What should parents do if they are using an OG-based reading program consistently with intensity and  are still not seeing significant progress?

Severity of Dyslexia

Dyslexia can be mild, moderate or profound.  In my experience, kids with mild to moderate dyslexia do well with an OG program alone.

It is important to remember a couple of things:

  • One, all people can learn to read with the right methods.
  • Two, students with dyslexia often do not progress at the same rate as traditional learners, even with an OG curriculum.

When to get help

Kids with profound dyslexia, especially if they are getting older, can benefit from hiring an experienced OG tutor.

Our profoundly dyslexic son saw a fantastic Barton tutor for 3 years with very slow progress.  He made progress but at the pace he was working, he wouldn’t be reading anything independently for years and he was already late to to the game because we wasted a lot of time with reading methods that didn’t’ work before that.

We moved him to an experienced NILD tutor and his reading skills took off.  NILD is unique in that they really treat the underlying weaknesses associated with dyslexia, dysgraphia and dyscalculia as well as teaching reading with the OG approach.

Read more about teaching the profoundly dyslexic child here.

Keeping Long Term Perspective

We all want our kids to read and there is nothing quite so distressing as a child who is 9, 10, 11+ years old who is nowhere near being a fluent reader.  Our oldest 2 kids, who did not benefit from my trial and error style of learning about dyslexia, are both readers today.  They were 12 and 10 when they learned to read independently.

Our profoundly dyslexic son is now an excellent reader and decent speller.  Our current high school senior is taking classes at the community college and earning As and Bs (she also works very hard).  All of these kids are dyslexic, either mild, moderate or profound.

Your kids will learn to read!  Consistency, intensity, Orton-Gillingham and maybe an intervention with a dyslexia tutor – they will get there in their own time.

In the mean time, allow them time to focus on what they are good at.  Give them opportunities to pursue their interests.  Interest led learning is the best remedy for a child who doesn’t learn best from books.  Provide good quality literature in the form of audio books and take a deep breathe!

How about you?  What did you do when your reading curriculum wasn’t working?

Related posts:

Questions to Ask When Your Homeschool Curriculum Isnt Working

3 Comments

  1. Merry

    Great article! I think one thing that helped my kids was lots of review. When we hit a rough spot, sometimes we just needed to back up and do something easier and review for awhile–solidify things they had recently learned and make sure they were really confident before moving on. Sometimes it’s not a matter of a program not working as much as the child not being quite ready for something new. Some kids are just going to need lots of practice and lots of review.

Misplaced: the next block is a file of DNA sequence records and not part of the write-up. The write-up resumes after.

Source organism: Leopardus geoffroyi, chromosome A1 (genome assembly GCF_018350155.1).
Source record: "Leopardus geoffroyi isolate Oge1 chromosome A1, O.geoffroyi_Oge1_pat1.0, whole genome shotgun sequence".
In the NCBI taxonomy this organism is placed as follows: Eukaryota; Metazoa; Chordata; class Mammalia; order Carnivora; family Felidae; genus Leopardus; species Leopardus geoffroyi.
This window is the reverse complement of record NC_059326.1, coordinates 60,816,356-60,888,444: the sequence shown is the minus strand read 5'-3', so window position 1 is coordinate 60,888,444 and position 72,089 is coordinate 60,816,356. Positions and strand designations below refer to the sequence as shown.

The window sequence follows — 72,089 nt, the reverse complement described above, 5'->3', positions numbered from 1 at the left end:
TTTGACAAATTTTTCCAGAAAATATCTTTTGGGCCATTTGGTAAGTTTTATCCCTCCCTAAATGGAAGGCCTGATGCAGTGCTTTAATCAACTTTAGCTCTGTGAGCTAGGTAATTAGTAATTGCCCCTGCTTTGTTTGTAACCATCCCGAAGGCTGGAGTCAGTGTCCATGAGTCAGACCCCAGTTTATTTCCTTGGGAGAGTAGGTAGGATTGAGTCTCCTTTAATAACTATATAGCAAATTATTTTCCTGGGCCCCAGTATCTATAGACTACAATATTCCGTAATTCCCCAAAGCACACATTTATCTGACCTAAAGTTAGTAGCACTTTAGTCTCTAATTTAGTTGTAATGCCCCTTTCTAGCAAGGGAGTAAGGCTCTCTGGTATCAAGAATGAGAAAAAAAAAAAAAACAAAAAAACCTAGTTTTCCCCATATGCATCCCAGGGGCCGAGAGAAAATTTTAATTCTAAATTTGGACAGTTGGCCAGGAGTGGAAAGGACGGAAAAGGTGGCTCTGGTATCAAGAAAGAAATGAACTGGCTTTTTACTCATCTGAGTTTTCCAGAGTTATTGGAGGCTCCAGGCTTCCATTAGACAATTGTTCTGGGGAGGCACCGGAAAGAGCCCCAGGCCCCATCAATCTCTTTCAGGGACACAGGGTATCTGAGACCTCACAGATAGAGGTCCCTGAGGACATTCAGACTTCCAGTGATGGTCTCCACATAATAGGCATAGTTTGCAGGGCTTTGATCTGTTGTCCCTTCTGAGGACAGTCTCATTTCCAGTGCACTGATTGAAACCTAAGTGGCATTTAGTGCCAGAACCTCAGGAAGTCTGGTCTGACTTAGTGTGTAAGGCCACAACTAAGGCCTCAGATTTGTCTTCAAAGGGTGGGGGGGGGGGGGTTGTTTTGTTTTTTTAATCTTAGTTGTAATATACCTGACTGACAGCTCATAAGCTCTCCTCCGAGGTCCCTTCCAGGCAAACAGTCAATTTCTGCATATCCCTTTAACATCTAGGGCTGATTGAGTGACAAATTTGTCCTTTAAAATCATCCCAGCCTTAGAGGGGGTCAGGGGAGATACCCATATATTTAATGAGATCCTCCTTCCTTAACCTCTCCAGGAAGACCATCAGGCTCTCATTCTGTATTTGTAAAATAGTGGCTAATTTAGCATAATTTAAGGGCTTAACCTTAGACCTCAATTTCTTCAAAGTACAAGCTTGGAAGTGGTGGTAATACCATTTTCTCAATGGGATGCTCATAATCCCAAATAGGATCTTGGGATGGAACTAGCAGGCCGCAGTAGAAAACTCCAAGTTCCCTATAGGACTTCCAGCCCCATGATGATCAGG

Reply
  2. Chelsie Byroads

    Thank you for blogging on this. I am in the process of pulling him from public school as he hates it and is so behind.
    I believe he is dyslexic from working with him myself. I’m overwhelmed to day the least, if anything even smells like “school”, a lot of himmen & hawin ensue. The more I read about dyslexia the more I see my son as having it.
    With that, so begins a new journey of finding what works and what does not in all areas.

    I’ve always learned best with a lot of structure, pressure, deadline based motives whereas my son seems the opposite.

    I’m scared to death that I’m going to fail him. He wants to be a scientist when he grows up and I need to get him there. I’m doing this on my own as his father is not book smart nor does he take time to do the teaching moments while he has our son on the weekends.

    Anyways, it’s good to see there are resources out there albeit I must find affordable ones that work for his learning style of which I’m not even sure what his learning style is or what that really means!

    This is my first ever blog comment and I’ll leave it at that.

    Thanks.,
    Chelsie

    Reply
    • Marianne

      Hi Chelsie! How old is your son? You can’t fail him with the attitude that you have. You may have ups and downs (we all do) but the number one thing that affected the lives of successful dyslexics was the presence of 1 caring adult who took the time to help them understand themselves and their dyslexia. Your son will do fine. There is a lot to learn but you’re in the right place. Let me know if you have any other questions!
      Blessings,
      Marianne

      Reply